|Birth name||Louis Henri Jean Charlot|
February 8, 1898|
|Died||March 20, 1979
|Field||Fresco, Lithography, Mural, Sculpture, Visual arts|
|Movement||Mexican Mural Movement|
National Council on the Arts,
Living Treasures of Hawai'i
Charlot was born in Paris. His father, Henri, owned an import-export business and was a Russian-born émigré, albeit one who supported the Bolshevik cause. His mother Anna was herself an artist. His mother's family originated from Mexico City, his grandfather a French-Indian mestizo.
Charlot spent an extensive period of his life living and working in Mexico. In 1921, he and his mother left Europe to settle in Mexico City. He met Fernando Leal (1896–1964) and shared his studio with him. He also started avant-garde woodcuts and, after Leal's invitation, participated in the founding of Mexican muralism with his fresco "The Massacre of the Templo Mayor" (1921–1922), in front of Fernando Leal's "The Dancers of Chalma" (1921–23). In his fresco Charlot portrayed himself, Leal and Diego Rivera. He also worked as an illustrator during the excavations at Chichen Itza under Sylvanus Morley.
In 1940, Charlot applied for and was accorded American citizenship. A dual citizen of the United States and France, he retained passports from both countries.
He spent some time working for the Work Projects Administration's Federal Arts Project, including creation of murals for Straubenmuller Textile High School in Manhattan during 1934–1935. In 1942 he painted an oil on canvas mural for the post office in McDonough, Georgia: "Cotton Gin", 4.5 × 11 ft (1.4 × 3.4 m). In 1949, Charlot relocated to Hawaii to become a professor of art at the University of Hawaii at Manoa. He continued to live and work there until his death in 1979. Abstract expressionist Kenneth O. Goehring and Jean's son Martin Charlot were among his students.
Charlot went to Colorado Springs, Colorado in 1947 to take the job as Head of the Art School of the Colorado Springs Fine Arts Center. He taught fresco painting and worked with Lawrence Barrett on several editions of lithographs. While there he also taught art at The Fountain Valley School, an independent school for boys (at that time), founded in 1930. Charlot left the Fine Arts Center in 1949 under a cloud of misunderstandings between himself and the Arts Center's Board or Trustees and the Art Center's director, Mitch Wilder. Charlot then went to teach at the University of Hawaii where he stayed for over 30 years, teaching art. During the summer of 1969, Charlot worked with Tony Smith at UH and Smith thanked him by creating a piece in the For... series for Charlot; For J.C.
The Fine Arts Museums of San Francisco, the Cleveland Museum of Art, the Hawaii State Art Museum, the Honolulu Museum of Art, the Isaacs Art Center (Waimea, Hawaii), and the University of Hawaii at Manoa library are among the public collections having works by Jean Charlot.
In 1940 he illustrated the book Tito's Hats (Garden City Publishing), which was written by the future actor Mel Ferrer. Boucher and McComas praised his 1951 collection of captioned drawings, Dance of Death, as "superlative macabre humor in a welcome modernization of a great ancient art-form." Charlot also illustrated the book 'Springtime, Tales of the cafe Rieu' by J.B. Morton in 1956.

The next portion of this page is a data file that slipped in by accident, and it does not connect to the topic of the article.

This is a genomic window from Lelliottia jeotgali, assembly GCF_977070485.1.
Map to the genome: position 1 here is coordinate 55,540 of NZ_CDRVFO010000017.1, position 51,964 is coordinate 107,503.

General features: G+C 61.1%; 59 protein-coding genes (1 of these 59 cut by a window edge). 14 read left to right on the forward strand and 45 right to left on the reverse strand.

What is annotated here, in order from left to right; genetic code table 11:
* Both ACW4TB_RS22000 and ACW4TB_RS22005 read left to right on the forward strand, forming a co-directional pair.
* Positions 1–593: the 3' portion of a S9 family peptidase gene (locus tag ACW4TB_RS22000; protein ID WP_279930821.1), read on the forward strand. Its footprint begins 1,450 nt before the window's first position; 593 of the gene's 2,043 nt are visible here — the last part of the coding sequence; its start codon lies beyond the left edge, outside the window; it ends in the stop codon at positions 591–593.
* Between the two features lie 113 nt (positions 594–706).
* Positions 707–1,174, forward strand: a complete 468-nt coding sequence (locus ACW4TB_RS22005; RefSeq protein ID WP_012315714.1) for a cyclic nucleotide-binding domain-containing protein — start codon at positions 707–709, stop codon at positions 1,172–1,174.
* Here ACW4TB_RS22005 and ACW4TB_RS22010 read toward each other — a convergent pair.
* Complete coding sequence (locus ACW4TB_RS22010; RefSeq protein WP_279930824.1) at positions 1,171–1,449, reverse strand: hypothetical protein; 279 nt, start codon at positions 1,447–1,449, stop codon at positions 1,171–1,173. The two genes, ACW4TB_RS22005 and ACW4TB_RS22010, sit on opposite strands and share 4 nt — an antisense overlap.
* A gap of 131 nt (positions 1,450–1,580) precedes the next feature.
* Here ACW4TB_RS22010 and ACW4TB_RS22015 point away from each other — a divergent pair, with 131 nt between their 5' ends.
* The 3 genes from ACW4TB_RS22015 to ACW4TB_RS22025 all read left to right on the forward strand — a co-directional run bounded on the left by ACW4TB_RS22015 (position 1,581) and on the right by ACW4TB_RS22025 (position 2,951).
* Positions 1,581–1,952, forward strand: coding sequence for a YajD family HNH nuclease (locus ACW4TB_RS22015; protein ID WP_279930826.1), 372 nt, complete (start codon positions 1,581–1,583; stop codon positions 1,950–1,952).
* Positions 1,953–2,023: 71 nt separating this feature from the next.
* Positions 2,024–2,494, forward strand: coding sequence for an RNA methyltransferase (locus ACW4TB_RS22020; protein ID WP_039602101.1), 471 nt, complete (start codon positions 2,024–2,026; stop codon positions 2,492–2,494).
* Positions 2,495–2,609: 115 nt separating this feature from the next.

1923,"Massacre in the Main Temple", 14 by 26, Fresco at the Antiguo Colegio de San Ildefonso.
1949,"Cargadores","Danza de los Listones", and "Lavanderas", Frescos at the Secretaria de Educación, México.
1924,"Shield of the National University of Mexico, with Eagle and Condor", 16 by 20 in., Fresco at the Biblioteca Pan-Americana, México.
1935,"Head,Crowned with Laurels", 16 by 20 in., Fresco at the Strauben-Muller Textile High School, New York.
1949,"Relation of Man and Nature in Old Hawaii", 10 by 29 ft., Fresco at the University of Hawai’i-Manoa, Honolulu, Hawaii.
1952,"Early Contacts of Hawaii with the Outer World",11 by 57 ft., Fresco at the Bishop Bank, Honolulu, Hawaii.
- Department of Education, State of Hawaii, Artists of Hawaii, Honolulu, Department of Education, State of Hawaii, 1985, pp. 15–22.
- Haar, Francis and Neogy, Prithwish, "Artists of Hawaii: Nineteen Painters and Sculptors", University of Hawaii Press, 1974, 42-49.
- Morse, Morse (ed.), Honolulu Printmakers, Honolulu, HI, Honolulu Academy of Arts, 2003, pp. 31 & 40, ISBN 0-937426-58-X
- Radford, Georgia and Warren Radford, "Sculpture in the Sun, Hawaii's Art for Open Spaces", University of Hawaii Press, 1978, 92.
- Tuck, Donald H. (1974). The Encyclopedia of Science Fiction and Fantasy. Chicago: Advent. p. 98. ISBN 0-911682-20-1.
- Yoshihara, Lisa A., Collective Visions, 1967-1997, [Hawaii] State Foundation on Culture and the Arts, Honolulu, Hawaii, 1997, 16.
- Charlot, Jean, "An Artist on Art: Collected Essays of Jean Charlot",p. 4.University Press of Hawaii,Honolulu,1972,ISBN 0-87022-118-3.
- Morse, Peter, "Popular Art: The Example of Jean Charlot".Capra Press,1978,ISBN 0884960781, 9780884960782.
- "NEA 1968 Annual Report". National Endowment for the Arts. p. 75. Retrieved 17 August 2013.
- "Jean Charlot". Retrieved 3 June 2013.
- The Jean Charlot Collection, University of Hawai'i at Manoa Libraries. "Murals and Sculptures by Jean Charlot"
- "Illustrations – JC". Jean Charlot & The Jean Charlot Foundation. Retrieved 17 August 2013.
- "Recommended Reading," F&SF, April 1952, p.95
- Charlot, Jean, "An Artist on Art: Collected Essays of Jean Charlot", p. 4. University Press of Hawaii, Honolulu, 1972, ISBN 0-87022-118-3.
- "Books and Booklets – JC". Jean Charlot & The Jean Charlot Foundation. Retrieved 17 August 2013.
- Appendices to Caroline Klarr's dissertation, derived from various listed sources on Jean Charlot's works.
- The Jean Charlot Collection
- Works by or about Jean Charlot in libraries (WorldCat catalog)